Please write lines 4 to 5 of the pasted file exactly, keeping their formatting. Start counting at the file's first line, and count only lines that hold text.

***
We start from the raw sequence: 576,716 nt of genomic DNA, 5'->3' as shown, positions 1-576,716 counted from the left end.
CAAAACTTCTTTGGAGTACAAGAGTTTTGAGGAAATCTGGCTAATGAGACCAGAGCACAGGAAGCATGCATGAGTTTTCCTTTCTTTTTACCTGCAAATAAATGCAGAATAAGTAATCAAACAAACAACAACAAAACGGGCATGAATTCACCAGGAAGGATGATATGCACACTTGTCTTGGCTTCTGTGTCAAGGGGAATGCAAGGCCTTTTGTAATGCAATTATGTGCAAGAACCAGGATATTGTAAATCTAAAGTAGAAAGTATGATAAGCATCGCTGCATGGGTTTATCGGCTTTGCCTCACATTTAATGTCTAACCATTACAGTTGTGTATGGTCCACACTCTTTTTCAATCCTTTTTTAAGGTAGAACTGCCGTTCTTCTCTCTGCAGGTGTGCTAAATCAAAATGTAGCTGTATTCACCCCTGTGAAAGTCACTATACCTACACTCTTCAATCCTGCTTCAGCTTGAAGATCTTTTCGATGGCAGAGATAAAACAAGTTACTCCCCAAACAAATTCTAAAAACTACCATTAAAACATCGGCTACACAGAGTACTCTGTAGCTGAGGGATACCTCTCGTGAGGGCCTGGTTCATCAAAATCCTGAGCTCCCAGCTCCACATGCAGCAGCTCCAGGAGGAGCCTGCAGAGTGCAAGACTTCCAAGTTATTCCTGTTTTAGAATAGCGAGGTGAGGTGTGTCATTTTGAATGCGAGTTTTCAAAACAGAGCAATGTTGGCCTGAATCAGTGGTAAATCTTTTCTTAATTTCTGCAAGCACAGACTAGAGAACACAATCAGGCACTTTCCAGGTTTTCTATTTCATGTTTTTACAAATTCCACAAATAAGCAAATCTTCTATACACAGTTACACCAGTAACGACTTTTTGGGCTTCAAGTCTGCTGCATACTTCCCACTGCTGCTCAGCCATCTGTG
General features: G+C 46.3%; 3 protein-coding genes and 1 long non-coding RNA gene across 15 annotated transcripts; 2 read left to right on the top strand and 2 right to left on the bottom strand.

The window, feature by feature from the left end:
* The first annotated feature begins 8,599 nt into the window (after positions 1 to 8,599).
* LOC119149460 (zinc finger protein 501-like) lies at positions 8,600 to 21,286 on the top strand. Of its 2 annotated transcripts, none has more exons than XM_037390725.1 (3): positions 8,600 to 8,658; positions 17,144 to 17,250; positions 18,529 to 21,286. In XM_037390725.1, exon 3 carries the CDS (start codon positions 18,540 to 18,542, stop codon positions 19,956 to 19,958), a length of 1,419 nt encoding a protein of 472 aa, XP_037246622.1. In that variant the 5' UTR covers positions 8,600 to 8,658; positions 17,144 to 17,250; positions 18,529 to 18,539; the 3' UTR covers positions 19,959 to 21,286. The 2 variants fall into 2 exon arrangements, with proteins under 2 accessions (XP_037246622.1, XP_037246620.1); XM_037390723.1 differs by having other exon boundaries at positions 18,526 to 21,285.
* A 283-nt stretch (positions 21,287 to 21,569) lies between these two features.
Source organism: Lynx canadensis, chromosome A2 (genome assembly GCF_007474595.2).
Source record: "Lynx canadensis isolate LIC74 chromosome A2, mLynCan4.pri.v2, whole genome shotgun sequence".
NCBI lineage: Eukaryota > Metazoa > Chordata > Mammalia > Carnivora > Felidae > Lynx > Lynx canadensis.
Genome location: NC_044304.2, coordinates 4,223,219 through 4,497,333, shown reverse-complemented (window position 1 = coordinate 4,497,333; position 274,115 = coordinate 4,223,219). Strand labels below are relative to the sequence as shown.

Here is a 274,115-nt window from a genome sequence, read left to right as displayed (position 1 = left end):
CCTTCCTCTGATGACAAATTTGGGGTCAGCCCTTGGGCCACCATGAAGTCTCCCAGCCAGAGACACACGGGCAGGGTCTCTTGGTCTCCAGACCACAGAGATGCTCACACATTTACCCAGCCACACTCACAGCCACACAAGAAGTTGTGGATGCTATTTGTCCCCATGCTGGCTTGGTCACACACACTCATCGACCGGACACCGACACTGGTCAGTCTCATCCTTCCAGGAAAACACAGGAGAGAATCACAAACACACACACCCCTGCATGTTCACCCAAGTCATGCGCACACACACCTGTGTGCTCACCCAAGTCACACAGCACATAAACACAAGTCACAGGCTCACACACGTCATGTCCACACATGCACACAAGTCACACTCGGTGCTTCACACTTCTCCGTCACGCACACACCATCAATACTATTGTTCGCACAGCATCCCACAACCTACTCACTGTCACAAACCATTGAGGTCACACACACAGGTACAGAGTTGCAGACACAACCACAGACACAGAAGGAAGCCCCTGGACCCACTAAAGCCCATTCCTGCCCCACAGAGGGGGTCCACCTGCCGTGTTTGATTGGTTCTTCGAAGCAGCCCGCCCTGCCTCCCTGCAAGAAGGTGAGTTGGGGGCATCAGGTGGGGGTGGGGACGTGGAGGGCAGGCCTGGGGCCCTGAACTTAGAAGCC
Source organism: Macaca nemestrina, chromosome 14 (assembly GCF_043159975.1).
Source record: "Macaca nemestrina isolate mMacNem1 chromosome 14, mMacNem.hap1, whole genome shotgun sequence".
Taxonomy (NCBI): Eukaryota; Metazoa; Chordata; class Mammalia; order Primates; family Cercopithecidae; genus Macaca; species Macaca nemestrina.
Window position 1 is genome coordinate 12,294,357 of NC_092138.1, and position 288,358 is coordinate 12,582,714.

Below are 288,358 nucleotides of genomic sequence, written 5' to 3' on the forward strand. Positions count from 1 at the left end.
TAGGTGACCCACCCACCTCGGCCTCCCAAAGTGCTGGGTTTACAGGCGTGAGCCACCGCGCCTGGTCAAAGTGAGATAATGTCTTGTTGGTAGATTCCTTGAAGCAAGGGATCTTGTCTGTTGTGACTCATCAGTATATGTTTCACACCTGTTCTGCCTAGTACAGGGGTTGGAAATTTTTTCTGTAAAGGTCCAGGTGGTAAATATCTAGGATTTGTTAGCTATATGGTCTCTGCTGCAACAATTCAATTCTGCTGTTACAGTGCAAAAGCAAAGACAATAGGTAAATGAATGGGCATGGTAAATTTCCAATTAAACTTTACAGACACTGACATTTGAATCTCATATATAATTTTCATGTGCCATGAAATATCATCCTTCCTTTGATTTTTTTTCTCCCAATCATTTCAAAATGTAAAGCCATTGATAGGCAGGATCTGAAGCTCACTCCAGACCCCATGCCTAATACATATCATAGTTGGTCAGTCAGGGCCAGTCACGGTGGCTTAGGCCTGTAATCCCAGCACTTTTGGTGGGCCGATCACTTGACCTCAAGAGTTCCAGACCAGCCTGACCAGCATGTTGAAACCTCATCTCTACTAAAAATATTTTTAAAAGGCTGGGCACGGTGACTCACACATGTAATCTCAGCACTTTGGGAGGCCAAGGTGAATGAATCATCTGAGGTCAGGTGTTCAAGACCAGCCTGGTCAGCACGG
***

The window, feature by feature from the left end:
* The first annotated feature begins 8,599 nt into the window (after positions 1 to 8,599).